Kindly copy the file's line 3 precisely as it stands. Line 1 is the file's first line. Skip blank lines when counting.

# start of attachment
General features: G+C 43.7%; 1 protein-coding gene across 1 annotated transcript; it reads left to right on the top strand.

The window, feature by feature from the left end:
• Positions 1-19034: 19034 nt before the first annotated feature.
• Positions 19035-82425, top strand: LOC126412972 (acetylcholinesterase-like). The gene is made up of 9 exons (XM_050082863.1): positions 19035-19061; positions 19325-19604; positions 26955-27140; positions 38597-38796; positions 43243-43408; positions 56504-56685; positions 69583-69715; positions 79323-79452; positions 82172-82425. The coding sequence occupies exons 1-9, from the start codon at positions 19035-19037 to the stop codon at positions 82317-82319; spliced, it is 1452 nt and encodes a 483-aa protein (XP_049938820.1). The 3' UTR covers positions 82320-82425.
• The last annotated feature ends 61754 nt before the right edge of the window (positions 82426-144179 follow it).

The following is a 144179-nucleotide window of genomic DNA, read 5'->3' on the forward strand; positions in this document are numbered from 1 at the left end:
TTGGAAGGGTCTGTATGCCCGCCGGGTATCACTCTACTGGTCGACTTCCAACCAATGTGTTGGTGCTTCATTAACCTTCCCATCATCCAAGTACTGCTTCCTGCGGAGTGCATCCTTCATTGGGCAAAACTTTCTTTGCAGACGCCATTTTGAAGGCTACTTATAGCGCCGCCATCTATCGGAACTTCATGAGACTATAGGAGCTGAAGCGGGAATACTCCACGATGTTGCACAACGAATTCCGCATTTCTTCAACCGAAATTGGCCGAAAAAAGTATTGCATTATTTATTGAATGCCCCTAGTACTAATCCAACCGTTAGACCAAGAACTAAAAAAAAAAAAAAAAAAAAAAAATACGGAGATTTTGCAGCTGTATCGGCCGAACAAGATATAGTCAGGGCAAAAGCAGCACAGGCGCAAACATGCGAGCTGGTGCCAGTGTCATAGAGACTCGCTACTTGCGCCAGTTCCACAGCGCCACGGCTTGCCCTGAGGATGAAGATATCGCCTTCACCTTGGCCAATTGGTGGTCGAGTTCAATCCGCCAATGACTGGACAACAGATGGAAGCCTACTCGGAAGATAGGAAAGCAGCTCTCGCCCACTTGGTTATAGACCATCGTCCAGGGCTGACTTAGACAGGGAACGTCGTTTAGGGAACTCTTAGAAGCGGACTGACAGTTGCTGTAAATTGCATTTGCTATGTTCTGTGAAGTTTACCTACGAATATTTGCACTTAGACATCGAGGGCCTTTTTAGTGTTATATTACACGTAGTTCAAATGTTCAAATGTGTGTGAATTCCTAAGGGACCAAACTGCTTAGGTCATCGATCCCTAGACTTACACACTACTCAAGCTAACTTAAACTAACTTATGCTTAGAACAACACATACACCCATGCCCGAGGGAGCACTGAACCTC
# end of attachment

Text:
• Positions 1-19034: 19034 nt before the first annotated feature.